McCartney, D., Desbrow, B., & Irwin, C. (2017). Using alcohol intoxication goggles (Fatal Vision® goggles) to detect alcohol related impairment in simulated driving. Traffic Injury Prevention, 18(1), pp. 19-27.
McCartney D, Desbrow B, Irwin C. Using Alcohol Intoxication Goggles (Fatal Vision® Goggles) to Detect Alcohol Related Impairment in Simulated Driving. Traffic Inj Prev. 2017 01 2;18(1):19-27. PubMed PMID: 27260944.
* Article titles in AMA citation format should be in sentence-case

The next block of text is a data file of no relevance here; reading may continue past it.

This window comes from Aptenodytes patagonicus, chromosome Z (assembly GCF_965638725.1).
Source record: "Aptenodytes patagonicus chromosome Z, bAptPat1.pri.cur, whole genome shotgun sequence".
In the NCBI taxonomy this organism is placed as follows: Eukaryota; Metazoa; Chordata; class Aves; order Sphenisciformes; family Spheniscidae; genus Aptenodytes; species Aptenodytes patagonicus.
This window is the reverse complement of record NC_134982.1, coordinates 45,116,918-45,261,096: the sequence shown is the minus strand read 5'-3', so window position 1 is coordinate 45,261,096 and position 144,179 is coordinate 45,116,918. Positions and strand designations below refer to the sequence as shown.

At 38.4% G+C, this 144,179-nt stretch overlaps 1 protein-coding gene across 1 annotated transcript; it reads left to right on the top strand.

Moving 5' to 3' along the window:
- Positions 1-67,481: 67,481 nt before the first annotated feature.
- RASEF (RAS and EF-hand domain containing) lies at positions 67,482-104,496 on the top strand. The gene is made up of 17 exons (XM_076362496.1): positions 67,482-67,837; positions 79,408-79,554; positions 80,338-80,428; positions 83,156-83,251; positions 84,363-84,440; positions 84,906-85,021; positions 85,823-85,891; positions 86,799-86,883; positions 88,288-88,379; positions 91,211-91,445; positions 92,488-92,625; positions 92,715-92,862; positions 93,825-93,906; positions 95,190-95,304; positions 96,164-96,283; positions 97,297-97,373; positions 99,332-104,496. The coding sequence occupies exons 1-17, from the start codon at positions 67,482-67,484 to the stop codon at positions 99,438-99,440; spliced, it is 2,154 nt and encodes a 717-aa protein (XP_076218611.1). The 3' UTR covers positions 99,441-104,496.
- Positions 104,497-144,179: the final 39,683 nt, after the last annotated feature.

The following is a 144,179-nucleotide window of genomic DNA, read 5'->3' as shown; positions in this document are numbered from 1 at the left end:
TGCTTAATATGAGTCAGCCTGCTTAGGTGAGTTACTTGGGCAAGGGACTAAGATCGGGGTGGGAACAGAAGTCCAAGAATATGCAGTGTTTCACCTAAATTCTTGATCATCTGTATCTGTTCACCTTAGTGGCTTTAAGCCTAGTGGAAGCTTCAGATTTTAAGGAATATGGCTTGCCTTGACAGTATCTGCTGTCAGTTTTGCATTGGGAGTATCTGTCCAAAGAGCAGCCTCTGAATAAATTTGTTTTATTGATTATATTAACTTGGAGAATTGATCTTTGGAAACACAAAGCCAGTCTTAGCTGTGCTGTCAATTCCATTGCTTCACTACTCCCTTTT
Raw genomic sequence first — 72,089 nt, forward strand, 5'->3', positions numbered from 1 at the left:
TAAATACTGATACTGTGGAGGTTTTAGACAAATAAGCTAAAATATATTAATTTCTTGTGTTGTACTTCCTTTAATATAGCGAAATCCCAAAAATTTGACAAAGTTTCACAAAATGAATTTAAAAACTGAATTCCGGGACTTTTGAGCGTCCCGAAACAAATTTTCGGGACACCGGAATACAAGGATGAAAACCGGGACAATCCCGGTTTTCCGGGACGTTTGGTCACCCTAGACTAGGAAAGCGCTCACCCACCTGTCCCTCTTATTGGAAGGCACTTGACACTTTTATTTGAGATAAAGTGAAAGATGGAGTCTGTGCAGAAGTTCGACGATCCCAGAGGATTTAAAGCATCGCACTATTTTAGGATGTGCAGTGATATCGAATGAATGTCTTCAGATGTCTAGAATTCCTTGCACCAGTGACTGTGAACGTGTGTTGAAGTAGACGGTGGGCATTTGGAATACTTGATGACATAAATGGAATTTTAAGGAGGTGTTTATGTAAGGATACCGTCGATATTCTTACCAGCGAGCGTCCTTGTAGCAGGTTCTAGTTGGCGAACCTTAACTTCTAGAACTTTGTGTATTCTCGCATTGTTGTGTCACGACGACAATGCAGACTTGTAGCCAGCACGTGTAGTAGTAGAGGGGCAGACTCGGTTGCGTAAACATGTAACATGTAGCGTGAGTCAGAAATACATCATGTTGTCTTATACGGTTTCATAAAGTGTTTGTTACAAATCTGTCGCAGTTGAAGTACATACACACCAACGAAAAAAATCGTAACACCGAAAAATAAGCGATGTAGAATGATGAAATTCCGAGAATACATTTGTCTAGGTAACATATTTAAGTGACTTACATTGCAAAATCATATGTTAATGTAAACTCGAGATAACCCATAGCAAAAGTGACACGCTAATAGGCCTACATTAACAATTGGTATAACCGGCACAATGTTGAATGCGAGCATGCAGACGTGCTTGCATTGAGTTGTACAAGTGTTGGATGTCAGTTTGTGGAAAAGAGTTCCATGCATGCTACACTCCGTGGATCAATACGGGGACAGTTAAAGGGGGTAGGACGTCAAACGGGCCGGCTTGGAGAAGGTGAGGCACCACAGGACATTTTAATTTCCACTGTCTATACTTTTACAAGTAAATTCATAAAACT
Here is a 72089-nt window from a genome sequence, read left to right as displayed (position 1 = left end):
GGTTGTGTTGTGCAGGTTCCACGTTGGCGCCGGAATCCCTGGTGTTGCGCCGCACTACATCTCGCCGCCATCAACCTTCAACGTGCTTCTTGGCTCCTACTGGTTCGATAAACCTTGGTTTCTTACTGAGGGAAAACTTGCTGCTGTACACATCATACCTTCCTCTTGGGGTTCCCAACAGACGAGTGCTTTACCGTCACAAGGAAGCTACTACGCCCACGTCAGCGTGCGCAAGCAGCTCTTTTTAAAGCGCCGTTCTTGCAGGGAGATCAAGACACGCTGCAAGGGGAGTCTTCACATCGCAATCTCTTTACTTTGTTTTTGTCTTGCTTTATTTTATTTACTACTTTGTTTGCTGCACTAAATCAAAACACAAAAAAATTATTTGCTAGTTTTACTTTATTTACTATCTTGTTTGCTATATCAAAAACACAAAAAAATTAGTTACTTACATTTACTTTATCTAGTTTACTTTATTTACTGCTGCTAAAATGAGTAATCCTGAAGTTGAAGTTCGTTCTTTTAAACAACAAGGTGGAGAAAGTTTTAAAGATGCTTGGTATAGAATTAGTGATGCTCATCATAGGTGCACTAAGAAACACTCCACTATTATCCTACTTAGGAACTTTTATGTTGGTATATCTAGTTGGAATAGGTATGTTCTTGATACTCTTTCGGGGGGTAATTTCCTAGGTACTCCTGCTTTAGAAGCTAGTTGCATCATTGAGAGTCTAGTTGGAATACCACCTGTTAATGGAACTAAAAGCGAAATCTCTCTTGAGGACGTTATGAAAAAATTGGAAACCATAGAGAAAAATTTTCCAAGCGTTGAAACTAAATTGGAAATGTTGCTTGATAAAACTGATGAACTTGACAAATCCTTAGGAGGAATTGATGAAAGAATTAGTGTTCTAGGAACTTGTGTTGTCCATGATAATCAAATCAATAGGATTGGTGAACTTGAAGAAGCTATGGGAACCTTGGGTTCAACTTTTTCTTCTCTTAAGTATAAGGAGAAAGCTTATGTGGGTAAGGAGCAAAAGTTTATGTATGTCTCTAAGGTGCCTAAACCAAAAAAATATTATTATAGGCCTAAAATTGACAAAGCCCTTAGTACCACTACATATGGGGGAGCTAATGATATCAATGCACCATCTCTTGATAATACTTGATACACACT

TY - JOUR T1 - Using alcohol intoxication goggles (Fatal Vision® goggles) to detect alcohol related impairment in simulated driving. AU - McCartney,Danielle, AU - Desbrow,Ben, AU - Irwin,Christopher, Y1 - 2016/06/03/ PY - 2016/11/3/pubmed PY - 2017/7/14/medline PY - 2016/6/5/entrez KW - Alcohol KW - alcohol intoxication KW - driving KW - fatal vision goggles KW - simulated driving SP - 19 EP - 27 JF - Traffic injury prevention JO - Traffic Inj Prev VL - 18 IS - 1 N2 - OBJECTIVE: Fatal vision goggles (FVGs) are image-distorting equipment used within driver education programs to simulate alcohol-related impairment. However, there is no empirical evidence comparing the behavioral effects associated with wearing FVGs to alcohol intoxication. The purpose of this study was to determine the validity of FVGs in producing alcohol-related impairment in simulated driving. METHODS: Twenty-two healthy males (age: 23 ± 3 years, mean ± SD) participated in a placebo-controlled crossover design study involving 4 experimental trials. In each trial, participants completed a baseline level simulated driving task followed by an experimental driving task, involving one of 4 treatments: (1) a dose of alcohol designed to elicit 0.080% breath alcohol concentration (BrAC; AB), (2) an alcohol placebo beverage (PB), (3) FVG (estimated % blood alcohol concentration [BAC] 0.070-0.100+), and (4) placebo goggles (PGs). The driving tasks included 3 separate scenarios lasting ∼5 min each; these were a simple driving scenario, a complex driving scenario, and a hazard perception driving scenario. Selected lateral control parameters (standard deviation of lane position [SDLP]; total number of lane crossings [LCs]) and longitudinal control parameters (average speed; standard deviation of speed [SDSP]; distance headway; minimum distance headway) were monitored during the simple and complex driving scenarios. Latency to 2 different stimuli (choice reaction time [CRT]) was tested in the hazard perception driving scenario. Subjective ratings of mood and attitudes toward driving were also provided during each of the trials. RESULTS: Neither placebo treatment influenced simulated driving performance. Mean BrAC was 0.060 ± 0.010% at the time of driving on the AB trial. Lateral control: In the simple driving scenario, SDLP and LC were not affected under any of the experimental treatments. However, in the complex driving scenario, significantly greater SDLP was observed on both the FVG and AB trials compared to their respective baseline drives. LC increased significantly from baseline on the AB trial only. Longitudinal control: Speed was not affected by any of the experimental treatments; however, SDSP increased significantly from baseline on the FVG trial. A significant reduction in distance headway and minimum distance headway was detected on the FVG trial compared to baseline. Hazard perception: Neither AB nor FVG trials were influential on CRT. Subjective mood ratings were significantly altered on the AB and FVG trials compared to baseline and placebo conditions. Participants reported reduced willingness and ability to drive under the active treatments (AB and FVG) than the placebo treatments (PB and PG). CONCLUSIONS: FVGs may have some utility in replicating alcohol-related impairment on specific driving performance measurements. Hence, the equipment may offer an alternative approach to researching the impact of alcohol intoxication on simulated driving performance among populations where the provision of alcohol would otherwise be unethical (e.g., prelicensed drivers). SN - 1538-957X UR - https://www.unboundmedicine.com/medline/citation/27260944/Using_alcohol_intoxication_goggles__Fatal_Vision®_goggles__to_detect_alcohol_related_impairment_in_simulated_driving_ L2 - http://www.tandfonline.com/doi/full/10.1080/15389588.2016.1190015 DB - PRIME DP - Unbound Medicine ER -